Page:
Go shopping: Quebec City proper is largely geared to tourism, but there are still handfuls of charming boutiques and big box shopping up and down its charming cobblestone streets. The Quartier Petit Champlain is one of the most beautiful sites in Quebec as well as one of the oldest commercial streets in North America, with handfuls of European-style boutiques, big box stores, souvenir shops, and of course, plenty of restaurants, music venues, and more. At Marché du Vieux-Port, you’ll find fresh fruit and veggies, alongside local specialties like Québecois cheeses, provencal wine and cider, and artisanal crafts and souvenirs. And with 280 boutiques and stores, 35 restaurants, and 18 rides (including a roller coaster and Ferris wheel), Les Galeries de la Capitale is the perfect spot to waste away a rainy day in Quebec City.
Attend the events and festivals: Each year, the city welcomes thousands of visitors to the Quebec Winter Carnival, where locals and travelers alike can experience nighttime parades, snow sculptures, skating, and shows for all ages. In August, Quebec City and neighboring Lévis host Grands Feux Loto-Quebec, which attracts more than 700,000 visitors for six nights of highly curated firework shows, free of charge. Canada’s largest outdoor music festival, Festival d'été de Québec (FEQ), held every July, touts over 80,000 spectators rock out to big name acts (from Mariah Carey to Slipknot) across 10 urban venues around the city.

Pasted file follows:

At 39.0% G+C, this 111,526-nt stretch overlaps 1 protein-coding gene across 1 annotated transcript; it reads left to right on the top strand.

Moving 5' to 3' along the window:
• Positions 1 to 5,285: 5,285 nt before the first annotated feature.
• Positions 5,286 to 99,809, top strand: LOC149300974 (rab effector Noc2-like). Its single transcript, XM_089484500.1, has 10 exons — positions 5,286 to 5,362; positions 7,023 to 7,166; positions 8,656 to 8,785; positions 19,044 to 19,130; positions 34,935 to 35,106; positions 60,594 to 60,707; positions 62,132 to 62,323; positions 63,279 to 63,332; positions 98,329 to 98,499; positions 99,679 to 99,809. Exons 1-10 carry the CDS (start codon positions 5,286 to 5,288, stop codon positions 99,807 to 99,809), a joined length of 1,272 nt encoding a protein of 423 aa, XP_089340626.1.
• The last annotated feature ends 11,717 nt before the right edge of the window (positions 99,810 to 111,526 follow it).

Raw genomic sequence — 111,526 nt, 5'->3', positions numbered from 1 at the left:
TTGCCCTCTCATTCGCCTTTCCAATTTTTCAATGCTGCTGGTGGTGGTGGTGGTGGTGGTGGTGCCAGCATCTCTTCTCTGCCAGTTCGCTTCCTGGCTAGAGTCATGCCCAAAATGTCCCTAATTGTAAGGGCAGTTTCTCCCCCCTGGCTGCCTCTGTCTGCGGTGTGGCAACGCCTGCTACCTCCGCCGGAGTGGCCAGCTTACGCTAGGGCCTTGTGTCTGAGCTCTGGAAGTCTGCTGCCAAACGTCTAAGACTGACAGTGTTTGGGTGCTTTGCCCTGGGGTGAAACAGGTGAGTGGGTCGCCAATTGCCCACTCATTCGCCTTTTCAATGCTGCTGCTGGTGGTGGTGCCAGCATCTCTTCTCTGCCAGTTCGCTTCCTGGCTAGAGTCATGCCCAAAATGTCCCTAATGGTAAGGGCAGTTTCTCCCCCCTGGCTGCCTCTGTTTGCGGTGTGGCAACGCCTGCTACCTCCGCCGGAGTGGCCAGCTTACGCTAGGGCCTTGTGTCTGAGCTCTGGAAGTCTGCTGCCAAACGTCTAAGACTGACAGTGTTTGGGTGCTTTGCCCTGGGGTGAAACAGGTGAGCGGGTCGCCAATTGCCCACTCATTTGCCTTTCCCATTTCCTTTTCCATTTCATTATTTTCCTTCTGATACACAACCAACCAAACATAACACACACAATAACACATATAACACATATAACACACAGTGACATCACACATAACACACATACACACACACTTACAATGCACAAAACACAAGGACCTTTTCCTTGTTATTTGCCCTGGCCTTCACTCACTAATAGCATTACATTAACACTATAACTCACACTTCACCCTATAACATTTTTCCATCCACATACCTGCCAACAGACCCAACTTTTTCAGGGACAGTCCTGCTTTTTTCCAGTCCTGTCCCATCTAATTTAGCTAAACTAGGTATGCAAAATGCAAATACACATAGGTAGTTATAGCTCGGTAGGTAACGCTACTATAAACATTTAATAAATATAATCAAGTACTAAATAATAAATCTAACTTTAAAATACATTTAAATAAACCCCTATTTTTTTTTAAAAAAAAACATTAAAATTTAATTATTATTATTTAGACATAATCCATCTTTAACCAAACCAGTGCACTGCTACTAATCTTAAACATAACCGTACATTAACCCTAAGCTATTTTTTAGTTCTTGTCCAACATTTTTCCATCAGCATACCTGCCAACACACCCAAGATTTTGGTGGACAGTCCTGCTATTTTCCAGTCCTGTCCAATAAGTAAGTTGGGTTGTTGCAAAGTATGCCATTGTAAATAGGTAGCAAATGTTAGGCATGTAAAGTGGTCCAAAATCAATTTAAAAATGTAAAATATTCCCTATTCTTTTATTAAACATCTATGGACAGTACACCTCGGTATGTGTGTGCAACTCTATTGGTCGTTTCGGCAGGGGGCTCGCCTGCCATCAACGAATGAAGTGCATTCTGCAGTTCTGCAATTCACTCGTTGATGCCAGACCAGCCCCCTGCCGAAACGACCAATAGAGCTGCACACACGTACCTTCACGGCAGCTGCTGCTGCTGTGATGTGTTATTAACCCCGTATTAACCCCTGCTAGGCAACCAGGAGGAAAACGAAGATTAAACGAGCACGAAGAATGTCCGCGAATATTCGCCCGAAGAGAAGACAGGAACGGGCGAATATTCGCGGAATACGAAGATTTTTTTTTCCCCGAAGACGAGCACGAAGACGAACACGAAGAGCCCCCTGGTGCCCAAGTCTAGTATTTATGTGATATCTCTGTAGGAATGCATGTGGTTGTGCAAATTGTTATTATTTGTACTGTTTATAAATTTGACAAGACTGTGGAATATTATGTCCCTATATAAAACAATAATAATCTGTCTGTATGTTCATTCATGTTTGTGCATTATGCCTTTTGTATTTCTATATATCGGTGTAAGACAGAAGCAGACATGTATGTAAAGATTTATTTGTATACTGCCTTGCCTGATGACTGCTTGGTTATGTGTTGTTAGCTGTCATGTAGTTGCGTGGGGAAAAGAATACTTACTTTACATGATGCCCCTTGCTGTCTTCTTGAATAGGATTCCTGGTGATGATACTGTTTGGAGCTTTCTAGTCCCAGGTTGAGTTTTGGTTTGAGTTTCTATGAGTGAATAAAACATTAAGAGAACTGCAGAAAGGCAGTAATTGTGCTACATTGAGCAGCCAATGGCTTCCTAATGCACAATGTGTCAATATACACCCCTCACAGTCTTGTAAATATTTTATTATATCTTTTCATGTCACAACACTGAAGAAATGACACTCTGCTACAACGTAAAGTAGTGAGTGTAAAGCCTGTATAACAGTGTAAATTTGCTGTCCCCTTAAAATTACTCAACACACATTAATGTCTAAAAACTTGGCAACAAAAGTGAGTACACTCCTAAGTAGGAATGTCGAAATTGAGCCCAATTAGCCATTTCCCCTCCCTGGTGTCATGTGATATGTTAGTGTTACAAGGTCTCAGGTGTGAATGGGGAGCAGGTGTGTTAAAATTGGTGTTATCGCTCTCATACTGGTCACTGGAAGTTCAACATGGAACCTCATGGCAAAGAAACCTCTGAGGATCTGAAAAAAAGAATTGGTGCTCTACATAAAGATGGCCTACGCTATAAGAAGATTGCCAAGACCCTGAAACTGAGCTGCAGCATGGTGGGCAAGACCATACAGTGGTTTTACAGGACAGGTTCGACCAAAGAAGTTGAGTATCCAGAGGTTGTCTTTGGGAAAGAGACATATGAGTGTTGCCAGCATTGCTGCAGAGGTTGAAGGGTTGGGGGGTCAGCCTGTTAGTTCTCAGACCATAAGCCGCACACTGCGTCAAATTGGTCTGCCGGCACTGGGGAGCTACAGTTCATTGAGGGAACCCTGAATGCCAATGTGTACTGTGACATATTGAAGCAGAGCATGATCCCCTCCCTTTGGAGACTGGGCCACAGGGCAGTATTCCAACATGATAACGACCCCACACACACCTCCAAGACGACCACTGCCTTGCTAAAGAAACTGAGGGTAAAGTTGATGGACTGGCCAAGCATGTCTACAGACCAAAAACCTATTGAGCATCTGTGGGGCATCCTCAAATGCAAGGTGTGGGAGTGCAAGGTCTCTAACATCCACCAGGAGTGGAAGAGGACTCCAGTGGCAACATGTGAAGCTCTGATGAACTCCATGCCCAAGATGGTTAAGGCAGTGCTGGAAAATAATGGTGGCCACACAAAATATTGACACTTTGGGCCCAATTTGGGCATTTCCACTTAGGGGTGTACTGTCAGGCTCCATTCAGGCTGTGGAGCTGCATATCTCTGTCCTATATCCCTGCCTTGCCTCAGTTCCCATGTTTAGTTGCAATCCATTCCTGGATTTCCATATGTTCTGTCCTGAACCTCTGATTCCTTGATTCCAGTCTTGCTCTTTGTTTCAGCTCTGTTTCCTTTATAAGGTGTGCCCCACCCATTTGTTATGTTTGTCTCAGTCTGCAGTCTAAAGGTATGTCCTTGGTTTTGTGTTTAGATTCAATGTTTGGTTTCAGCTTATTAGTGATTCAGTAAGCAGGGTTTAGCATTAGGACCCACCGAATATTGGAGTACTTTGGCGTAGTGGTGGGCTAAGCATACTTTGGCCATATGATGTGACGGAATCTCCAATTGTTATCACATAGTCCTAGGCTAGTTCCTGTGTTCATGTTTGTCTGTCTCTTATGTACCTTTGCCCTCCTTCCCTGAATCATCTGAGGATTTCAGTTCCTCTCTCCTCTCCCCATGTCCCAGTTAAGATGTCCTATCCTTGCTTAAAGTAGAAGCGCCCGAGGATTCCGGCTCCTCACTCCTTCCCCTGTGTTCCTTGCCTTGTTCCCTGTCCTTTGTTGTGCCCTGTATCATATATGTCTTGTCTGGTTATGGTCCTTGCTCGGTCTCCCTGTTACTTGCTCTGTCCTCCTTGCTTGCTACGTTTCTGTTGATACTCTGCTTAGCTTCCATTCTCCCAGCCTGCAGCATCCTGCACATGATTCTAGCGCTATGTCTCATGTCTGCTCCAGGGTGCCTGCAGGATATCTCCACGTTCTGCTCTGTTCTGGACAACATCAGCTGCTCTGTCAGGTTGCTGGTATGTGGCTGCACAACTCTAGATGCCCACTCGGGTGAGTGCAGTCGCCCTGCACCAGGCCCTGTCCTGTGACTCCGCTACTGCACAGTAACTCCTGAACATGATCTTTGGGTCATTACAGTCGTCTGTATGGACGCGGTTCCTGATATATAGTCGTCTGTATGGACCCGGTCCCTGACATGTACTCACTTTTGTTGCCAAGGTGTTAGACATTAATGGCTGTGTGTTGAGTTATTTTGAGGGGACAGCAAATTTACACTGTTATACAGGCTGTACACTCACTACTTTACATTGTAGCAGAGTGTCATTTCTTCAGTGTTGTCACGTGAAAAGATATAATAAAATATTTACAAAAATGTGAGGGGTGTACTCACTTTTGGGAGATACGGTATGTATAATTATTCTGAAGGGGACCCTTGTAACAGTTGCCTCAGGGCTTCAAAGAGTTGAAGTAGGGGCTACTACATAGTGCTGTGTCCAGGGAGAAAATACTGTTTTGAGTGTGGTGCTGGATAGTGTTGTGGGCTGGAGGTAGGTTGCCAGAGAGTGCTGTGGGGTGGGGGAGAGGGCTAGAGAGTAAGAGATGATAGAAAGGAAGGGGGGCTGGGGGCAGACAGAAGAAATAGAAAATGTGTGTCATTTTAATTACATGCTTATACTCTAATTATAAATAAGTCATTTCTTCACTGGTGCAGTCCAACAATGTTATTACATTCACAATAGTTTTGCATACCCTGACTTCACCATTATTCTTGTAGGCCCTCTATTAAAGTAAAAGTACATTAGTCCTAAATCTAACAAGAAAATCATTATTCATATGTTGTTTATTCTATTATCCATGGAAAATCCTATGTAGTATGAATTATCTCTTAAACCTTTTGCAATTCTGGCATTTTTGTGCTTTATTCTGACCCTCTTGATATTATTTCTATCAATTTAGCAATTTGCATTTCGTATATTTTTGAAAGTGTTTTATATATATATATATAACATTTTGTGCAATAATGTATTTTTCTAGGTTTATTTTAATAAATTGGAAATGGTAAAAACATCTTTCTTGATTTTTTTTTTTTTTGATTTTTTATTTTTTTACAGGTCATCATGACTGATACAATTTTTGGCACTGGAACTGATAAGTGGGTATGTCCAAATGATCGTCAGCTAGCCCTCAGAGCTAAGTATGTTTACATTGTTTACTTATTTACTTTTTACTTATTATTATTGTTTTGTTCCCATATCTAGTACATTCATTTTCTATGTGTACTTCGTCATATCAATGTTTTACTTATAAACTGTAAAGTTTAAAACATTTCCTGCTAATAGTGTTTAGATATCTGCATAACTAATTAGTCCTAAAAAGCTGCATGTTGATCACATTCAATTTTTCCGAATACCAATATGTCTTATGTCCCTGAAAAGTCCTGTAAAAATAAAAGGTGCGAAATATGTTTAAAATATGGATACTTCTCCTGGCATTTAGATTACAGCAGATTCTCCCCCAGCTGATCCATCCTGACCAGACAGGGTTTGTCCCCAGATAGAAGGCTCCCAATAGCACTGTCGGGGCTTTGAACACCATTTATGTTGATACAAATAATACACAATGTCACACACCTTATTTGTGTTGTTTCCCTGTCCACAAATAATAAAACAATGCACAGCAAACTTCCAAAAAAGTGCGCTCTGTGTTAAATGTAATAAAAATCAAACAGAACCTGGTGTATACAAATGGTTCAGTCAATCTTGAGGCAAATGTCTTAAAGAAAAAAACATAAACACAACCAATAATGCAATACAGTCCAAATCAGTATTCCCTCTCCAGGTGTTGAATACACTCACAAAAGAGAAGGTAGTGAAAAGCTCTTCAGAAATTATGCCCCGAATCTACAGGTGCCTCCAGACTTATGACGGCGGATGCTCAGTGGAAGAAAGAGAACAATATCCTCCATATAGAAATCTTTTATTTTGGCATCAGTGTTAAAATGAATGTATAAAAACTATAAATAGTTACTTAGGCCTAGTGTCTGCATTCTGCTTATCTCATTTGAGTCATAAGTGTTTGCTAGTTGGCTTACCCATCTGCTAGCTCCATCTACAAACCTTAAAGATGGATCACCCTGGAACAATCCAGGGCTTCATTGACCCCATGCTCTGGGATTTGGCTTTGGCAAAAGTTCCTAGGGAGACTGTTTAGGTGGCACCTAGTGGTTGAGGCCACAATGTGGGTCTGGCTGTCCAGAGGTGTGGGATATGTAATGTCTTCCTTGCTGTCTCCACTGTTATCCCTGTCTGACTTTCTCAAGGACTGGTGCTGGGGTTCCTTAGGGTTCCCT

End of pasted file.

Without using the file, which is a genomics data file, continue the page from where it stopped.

Hike the Montmorency Falls: If you’re looking for an outdoors activity to get your blood pumping, head to the Montmorency River, just outside of downtown Quebec between the borough of Beauport, and Boischatel. Climb to the top of the falls (which are a full 99 feet higher than Niagara Falls), and test your fear by crossing the suspension bridge that hangs over the crest of the falls.
Visit La Citadelle de Québec: The citadel is comprised of the oldest military building in Canada, and it's where you'll find the only remaining parts of the city's fortifications. It's nestled atop Cap Diamant on the Plains of Abraham, where the British battled the French in the Battle of the Plains of Abraham in 1759.
Eating & Drinking
Quebec City has some of the best French cuisine in the province, as well as other types of international and American cuisine. Don’t be afraid to explore outside of Old Quebec—it’s here you’ll find the restaurants catered to locals, which are generally more affordable and, well, more true to the gastronomic pleasures that Québec is known for.